She started at 9: tech entrepreneur Yasmine Mustafa
Yasmine Mustafa pitching her product, Roar For Good, during an event in Philadelphia. (Image via Tec.co)
This is a crosspost with Nuwait and part of a new series they have on expat entrepreneurs.
If entrepreneurs are born, not made, Yasmine Mustafa is a case in point.
When Mustafa was walking in the streets of Philadelphia one day, she saw a woman being grabbed and assaulted. No one came to help.
Traveling through South America made her realize that what she witnessed in Philly was by no means unique.
“I came back from a six month solo-trek across South America with a sad realization – violence against women was a worldwide problem,” she told us.
This has led her to cofound ROAR for Good in 2015, a startup that offers “smart” jewelry that sends an alarm when a woman is in danger. She crowdfunded on Indiegogo and raised 85 percent of her goal in just two days.
Roar for Good was not Mustafa’s first startup. In 2009 she launched 123LinkIt.com, a company that helps bloggers monetize their content. Then in 2011, she brought Girl Develop It to Philadelphia, an international organization that empowers women and teaches them web and mobile development.
This Philly entrepreneur was able to build a name for herself and empower other women through her work, but her path was incredibly difficult. In February 2016, she was asked to speak at TEDx Talk Philadelphia about her journey and how she and her family were part of the evacuation to the US during the 1990 Iraq-Kuwait war.
Mustafa left Kuwait when she was 8 years old. Her entrepreneurial streak appeared at an early age. She began selling candy to her classmates when she was just 9 years old.
Her many interests meant that she changed majors many times before she eventually earned her degree in entrepreneurship from Temple University.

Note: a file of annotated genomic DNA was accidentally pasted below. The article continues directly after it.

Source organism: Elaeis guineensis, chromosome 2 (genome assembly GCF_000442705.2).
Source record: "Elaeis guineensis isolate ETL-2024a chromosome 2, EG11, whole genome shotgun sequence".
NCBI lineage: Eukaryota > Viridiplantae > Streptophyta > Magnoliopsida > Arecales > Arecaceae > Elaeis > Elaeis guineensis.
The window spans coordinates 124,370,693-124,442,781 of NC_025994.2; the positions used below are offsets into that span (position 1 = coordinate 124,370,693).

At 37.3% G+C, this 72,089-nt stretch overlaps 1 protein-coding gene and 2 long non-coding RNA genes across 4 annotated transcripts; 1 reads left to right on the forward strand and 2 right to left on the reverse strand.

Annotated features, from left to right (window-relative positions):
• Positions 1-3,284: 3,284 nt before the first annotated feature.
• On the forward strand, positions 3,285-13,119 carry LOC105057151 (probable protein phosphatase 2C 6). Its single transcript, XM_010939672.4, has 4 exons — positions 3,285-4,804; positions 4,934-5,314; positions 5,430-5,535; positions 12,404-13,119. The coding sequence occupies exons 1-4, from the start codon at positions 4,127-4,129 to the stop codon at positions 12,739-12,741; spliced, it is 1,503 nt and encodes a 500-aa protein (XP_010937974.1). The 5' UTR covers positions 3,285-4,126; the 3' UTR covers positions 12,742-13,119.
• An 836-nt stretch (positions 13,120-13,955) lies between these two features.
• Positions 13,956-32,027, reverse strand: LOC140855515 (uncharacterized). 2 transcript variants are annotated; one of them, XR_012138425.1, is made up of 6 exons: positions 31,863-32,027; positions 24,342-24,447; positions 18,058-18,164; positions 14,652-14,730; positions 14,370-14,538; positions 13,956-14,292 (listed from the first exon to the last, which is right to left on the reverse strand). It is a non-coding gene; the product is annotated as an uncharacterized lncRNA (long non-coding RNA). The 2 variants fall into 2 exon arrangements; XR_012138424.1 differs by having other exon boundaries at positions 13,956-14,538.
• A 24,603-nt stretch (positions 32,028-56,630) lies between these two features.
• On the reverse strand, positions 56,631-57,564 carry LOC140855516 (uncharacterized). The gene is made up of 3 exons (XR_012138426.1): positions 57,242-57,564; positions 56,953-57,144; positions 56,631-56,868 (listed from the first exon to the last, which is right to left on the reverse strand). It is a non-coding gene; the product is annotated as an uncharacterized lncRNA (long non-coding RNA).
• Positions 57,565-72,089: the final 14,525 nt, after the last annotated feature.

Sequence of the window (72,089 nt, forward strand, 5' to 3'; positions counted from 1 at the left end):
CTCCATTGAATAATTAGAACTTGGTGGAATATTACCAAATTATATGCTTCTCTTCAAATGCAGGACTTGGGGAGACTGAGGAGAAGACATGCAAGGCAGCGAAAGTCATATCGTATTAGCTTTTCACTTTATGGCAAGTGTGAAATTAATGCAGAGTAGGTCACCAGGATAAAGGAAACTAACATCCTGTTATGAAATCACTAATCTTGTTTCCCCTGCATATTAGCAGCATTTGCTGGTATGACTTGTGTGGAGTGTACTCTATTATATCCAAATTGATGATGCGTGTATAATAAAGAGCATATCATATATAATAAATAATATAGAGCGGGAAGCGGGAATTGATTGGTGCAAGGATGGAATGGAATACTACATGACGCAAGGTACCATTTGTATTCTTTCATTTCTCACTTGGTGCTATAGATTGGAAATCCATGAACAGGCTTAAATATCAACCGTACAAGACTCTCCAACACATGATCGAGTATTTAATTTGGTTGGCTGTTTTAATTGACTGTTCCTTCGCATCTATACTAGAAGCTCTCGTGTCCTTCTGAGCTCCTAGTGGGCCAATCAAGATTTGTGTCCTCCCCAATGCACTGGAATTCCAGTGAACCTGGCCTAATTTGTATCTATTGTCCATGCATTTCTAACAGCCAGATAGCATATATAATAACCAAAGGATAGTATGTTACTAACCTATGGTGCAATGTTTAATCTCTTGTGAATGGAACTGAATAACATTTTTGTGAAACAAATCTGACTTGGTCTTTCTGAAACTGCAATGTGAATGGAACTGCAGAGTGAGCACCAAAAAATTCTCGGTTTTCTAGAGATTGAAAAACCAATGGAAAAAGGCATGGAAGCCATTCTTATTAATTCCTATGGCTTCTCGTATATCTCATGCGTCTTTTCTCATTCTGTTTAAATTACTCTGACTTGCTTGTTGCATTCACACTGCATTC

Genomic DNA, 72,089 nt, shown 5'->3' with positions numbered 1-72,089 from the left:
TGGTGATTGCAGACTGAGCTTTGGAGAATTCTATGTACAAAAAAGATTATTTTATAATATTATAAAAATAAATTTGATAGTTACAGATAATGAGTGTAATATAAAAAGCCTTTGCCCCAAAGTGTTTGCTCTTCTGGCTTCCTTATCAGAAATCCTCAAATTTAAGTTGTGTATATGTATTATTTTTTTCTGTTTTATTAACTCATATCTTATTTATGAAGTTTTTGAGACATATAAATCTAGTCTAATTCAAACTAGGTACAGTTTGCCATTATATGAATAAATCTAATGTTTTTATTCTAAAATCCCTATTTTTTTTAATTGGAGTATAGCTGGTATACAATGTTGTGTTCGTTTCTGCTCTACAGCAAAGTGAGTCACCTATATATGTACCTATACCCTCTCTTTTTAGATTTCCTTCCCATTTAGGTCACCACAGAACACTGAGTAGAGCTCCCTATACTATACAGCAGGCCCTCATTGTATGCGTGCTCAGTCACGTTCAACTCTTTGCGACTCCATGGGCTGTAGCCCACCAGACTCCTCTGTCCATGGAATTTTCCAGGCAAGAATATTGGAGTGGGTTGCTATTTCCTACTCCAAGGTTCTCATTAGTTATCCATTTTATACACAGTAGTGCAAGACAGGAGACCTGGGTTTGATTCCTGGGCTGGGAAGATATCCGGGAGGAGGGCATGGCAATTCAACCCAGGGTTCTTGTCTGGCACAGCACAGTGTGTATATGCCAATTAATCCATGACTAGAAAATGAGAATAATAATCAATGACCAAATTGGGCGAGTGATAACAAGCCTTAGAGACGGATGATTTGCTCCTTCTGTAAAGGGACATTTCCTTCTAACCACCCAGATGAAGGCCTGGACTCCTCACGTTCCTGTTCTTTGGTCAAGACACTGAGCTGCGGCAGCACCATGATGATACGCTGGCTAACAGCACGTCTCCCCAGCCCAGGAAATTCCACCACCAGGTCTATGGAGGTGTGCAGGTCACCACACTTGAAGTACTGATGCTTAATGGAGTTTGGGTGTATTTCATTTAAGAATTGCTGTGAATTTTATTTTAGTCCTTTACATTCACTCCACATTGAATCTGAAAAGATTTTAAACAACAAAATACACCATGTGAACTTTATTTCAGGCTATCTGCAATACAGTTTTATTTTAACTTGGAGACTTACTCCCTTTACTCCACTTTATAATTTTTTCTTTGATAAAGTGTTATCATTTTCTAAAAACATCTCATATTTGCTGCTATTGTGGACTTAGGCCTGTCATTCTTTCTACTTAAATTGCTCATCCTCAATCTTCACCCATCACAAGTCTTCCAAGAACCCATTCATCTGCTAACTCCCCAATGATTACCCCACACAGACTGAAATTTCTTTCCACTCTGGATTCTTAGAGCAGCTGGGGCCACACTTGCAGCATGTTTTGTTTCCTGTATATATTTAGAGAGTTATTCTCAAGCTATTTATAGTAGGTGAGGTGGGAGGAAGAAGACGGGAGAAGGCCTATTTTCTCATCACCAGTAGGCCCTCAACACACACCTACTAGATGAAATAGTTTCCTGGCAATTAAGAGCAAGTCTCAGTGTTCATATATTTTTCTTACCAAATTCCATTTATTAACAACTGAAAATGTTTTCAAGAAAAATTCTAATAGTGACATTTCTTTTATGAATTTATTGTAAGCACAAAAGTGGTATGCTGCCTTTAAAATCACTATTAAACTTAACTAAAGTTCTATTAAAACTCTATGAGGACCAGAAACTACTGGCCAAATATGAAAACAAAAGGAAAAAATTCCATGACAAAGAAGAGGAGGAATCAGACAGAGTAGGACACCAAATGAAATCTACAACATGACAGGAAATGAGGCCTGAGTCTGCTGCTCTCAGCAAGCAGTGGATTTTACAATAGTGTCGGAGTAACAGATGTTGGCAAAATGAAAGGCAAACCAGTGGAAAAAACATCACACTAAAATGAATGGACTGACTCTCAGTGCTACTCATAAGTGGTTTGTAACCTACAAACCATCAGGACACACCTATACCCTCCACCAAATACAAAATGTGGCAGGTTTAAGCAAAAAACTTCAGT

She faced many obstacles, some typical, some not. Like many students, she took on a lot of part-time jobs so she could pay for tuition. Following the 9/11 terrorist attacks, her boss asked Mustafa if she knew how to fly a plane, and fired her a few days later.
In this interview with Nuwait, this Philly tech entrepreneur shares with us what it’s like to be a woman tech entrepreneur and the rollercoaster of events she had to go through.
Nuwait: Why did you change majors so often in college?
Yasmine mustafa: I couldn’t figure out what I wanted to do. My dad enrolled me as a mechanical engineering major when I started. I immediately rebelled, and after falling in love with my Photoshop elective the first semester, I switched to graphic design. [Then] I decided to enroll as a psychology major because I’ve always been interested in people and their motivations. After paying for the tuition, I realized it would cost me too much - after my bachelor’s, I would have to stay in school to get my master’s in order to get a well-paying job. That’s when I learned about the entrepreneurship major at Temple University.
Nuwait: How’s the ecosystem in Philadelphia?
Mustafa: The tech ecosystem here has grown by leaps and bounds since I started my first company. We [Girl Develop It Philadelphia] used to have one tech event a week, tops, and now there are multiple events a night. Our tech groups were siloed and while some are, they’re bigger and work together more than ever. There are economic incentives to starting businesses here from the local government, we have a lot of talent from UPenn, Drexel, and Temple. In fact, there are 102 colleges within 50 miles of Philadelphia, and the standard of living is cheaper than most other top cities in the US.
Nuwait: Being a woman in the tech field, did struggle to be taken seriously?
Mustafa: I get this question a lot and I didn’t notice it until it was asked. It hasn’t been enough of a challenge for me to ponder endlessly. There are moments when other people in the room look surprised when I introduce myself as the CEO of my company. Aside from that, I’ve talked to a couple of investors that didn’t seem to take me seriously at first impression but that changes when I open my mouth to talk about what I’m doing. I love what I’m building and it’s evident I know what I’m talking about. Then gender doesn’t matter.
Nuwait: What do you advise women looking to start their own business?
Mustafa: Build relationships with people in your industry and surround yourself with mentors who can help you with connections, advice, and inspire you when things get tough.
If you're a non-techie building a tech company, learn how code so you can make smarter decisions and communicate with developers better. Find someone that complements your skillset and challenges you to be a better person - you'll feel less lonely and be able to do a lot more.
It is unlikely that Mustafa will go back to Kuwait, however she’s planning a trip soon. She even offered to share her expertise with local entrepreneurs here in Kuwait, next time Nuwait plans an event. “I became a US Citizen three years ago and I am planning a trip to Kuwait and Jordan (possibly Egypt) in the fall of 2016.”